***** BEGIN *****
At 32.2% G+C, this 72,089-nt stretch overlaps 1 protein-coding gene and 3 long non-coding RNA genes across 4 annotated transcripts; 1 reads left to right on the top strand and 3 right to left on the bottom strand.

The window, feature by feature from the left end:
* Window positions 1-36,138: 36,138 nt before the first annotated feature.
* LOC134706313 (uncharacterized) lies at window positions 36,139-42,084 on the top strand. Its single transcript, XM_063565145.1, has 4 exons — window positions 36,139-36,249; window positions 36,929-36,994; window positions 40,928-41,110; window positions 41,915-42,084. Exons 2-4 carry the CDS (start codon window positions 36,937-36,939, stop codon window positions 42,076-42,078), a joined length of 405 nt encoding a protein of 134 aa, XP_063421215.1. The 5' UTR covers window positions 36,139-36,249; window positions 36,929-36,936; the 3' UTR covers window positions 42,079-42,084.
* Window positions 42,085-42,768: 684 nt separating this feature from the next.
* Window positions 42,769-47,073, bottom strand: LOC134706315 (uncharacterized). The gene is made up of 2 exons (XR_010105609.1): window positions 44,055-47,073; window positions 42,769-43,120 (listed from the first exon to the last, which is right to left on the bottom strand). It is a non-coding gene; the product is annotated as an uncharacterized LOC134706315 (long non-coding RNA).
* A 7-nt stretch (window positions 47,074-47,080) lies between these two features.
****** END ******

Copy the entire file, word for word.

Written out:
At 32.2% G+C, this 72,089-nt stretch overlaps 1 protein-coding gene and 3 long non-coding RNA genes across 4 annotated transcripts; 1 reads left to right on the top strand and 3 right to left on the bottom strand.

The window, feature by feature from the left end:
* Window positions 1-36,138: 36,138 nt before the first annotated feature.
* LOC134706313 (uncharacterized) lies at window positions 36,139-42,084 on the top strand. Its single transcript, XM_063565145.1, has 4 exons — window positions 36,139-36,249; window positions 36,929-36,994; window positions 40,928-41,110; window positions 41,915-42,084. Exons 2-4 carry the CDS (start codon window positions 36,937-36,939, stop codon window positions 42,076-42,078), a joined length of 405 nt encoding a protein of 134 aa, XP_063421215.1. The 5' UTR covers window positions 36,139-36,249; window positions 36,929-36,936; the 3' UTR covers window positions 42,079-42,084.
* Window positions 42,085-42,768: 684 nt separating this feature from the next.
* Window positions 42,769-47,073, bottom strand: LOC134706315 (uncharacterized). The gene is made up of 2 exons (XR_010105609.1): window positions 44,055-47,073; window positions 42,769-43,120 (listed from the first exon to the last, which is right to left on the bottom strand). It is a non-coding gene; the product is annotated as an uncharacterized LOC134706315 (long non-coding RNA).
* A 7-nt stretch (window positions 47,074-47,080) lies between these two features.